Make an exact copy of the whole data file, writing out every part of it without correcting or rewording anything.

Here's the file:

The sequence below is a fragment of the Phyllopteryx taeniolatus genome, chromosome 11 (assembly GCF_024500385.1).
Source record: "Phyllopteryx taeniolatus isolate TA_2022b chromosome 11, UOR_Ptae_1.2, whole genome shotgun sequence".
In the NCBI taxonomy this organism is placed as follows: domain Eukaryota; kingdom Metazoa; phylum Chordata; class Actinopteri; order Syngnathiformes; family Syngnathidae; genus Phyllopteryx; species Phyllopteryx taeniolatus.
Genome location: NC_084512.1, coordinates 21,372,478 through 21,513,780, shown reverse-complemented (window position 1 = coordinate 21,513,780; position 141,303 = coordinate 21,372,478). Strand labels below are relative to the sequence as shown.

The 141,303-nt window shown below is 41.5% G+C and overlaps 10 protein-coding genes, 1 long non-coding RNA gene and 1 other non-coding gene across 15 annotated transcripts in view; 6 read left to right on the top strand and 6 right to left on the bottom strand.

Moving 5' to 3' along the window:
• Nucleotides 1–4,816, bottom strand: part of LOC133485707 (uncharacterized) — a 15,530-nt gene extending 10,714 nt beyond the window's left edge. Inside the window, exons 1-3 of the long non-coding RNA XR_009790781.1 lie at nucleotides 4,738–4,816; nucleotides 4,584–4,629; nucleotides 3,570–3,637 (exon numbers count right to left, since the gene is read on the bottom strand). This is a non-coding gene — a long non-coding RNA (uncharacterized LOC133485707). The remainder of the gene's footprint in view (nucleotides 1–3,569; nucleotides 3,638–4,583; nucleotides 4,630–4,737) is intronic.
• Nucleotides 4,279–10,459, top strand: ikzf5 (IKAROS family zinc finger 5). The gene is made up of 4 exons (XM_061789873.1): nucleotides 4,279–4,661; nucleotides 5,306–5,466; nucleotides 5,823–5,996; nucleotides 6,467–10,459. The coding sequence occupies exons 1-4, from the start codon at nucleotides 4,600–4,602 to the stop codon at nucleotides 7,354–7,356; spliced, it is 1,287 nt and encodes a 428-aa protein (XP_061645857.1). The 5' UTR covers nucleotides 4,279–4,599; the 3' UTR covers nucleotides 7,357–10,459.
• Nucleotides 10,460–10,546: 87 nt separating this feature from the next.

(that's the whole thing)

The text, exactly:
The sequence below is a fragment of the Phyllopteryx taeniolatus genome, chromosome 11 (assembly GCF_024500385.1).
Source record: "Phyllopteryx taeniolatus isolate TA_2022b chromosome 11, UOR_Ptae_1.2, whole genome shotgun sequence".
In the NCBI taxonomy this organism is placed as follows: domain Eukaryota; kingdom Metazoa; phylum Chordata; class Actinopteri; order Syngnathiformes; family Syngnathidae; genus Phyllopteryx; species Phyllopteryx taeniolatus.
Genome location: NC_084512.1, coordinates 21,372,478 through 21,513,780, shown reverse-complemented (window position 1 = coordinate 21,513,780; position 141,303 = coordinate 21,372,478). Strand labels below are relative to the sequence as shown.

The 141,303-nt window shown below is 41.5% G+C and overlaps 10 protein-coding genes, 1 long non-coding RNA gene and 1 other non-coding gene across 15 annotated transcripts in view; 6 read left to right on the top strand and 6 right to left on the bottom strand.

Moving 5' to 3' along the window:
• Nucleotides 1–4,816, bottom strand: part of LOC133485707 (uncharacterized) — a 15,530-nt gene extending 10,714 nt beyond the window's left edge. Inside the window, exons 1-3 of the long non-coding RNA XR_009790781.1 lie at nucleotides 4,738–4,816; nucleotides 4,584–4,629; nucleotides 3,570–3,637 (exon numbers count right to left, since the gene is read on the bottom strand). This is a non-coding gene — a long non-coding RNA (uncharacterized LOC133485707). The remainder of the gene's footprint in view (nucleotides 1–3,569; nucleotides 3,638–4,583; nucleotides 4,630–4,737) is intronic.
• Nucleotides 4,279–10,459, top strand: ikzf5 (IKAROS family zinc finger 5). The gene is made up of 4 exons (XM_061789873.1): nucleotides 4,279–4,661; nucleotides 5,306–5,466; nucleotides 5,823–5,996; nucleotides 6,467–10,459. The coding sequence occupies exons 1-4, from the start codon at nucleotides 4,600–4,602 to the stop codon at nucleotides 7,354–7,356; spliced, it is 1,287 nt and encodes a 428-aa protein (XP_061645857.1). The 5' UTR covers nucleotides 4,279–4,599; the 3' UTR covers nucleotides 7,357–10,459.
• Nucleotides 10,460–10,546: 87 nt separating this feature from the next.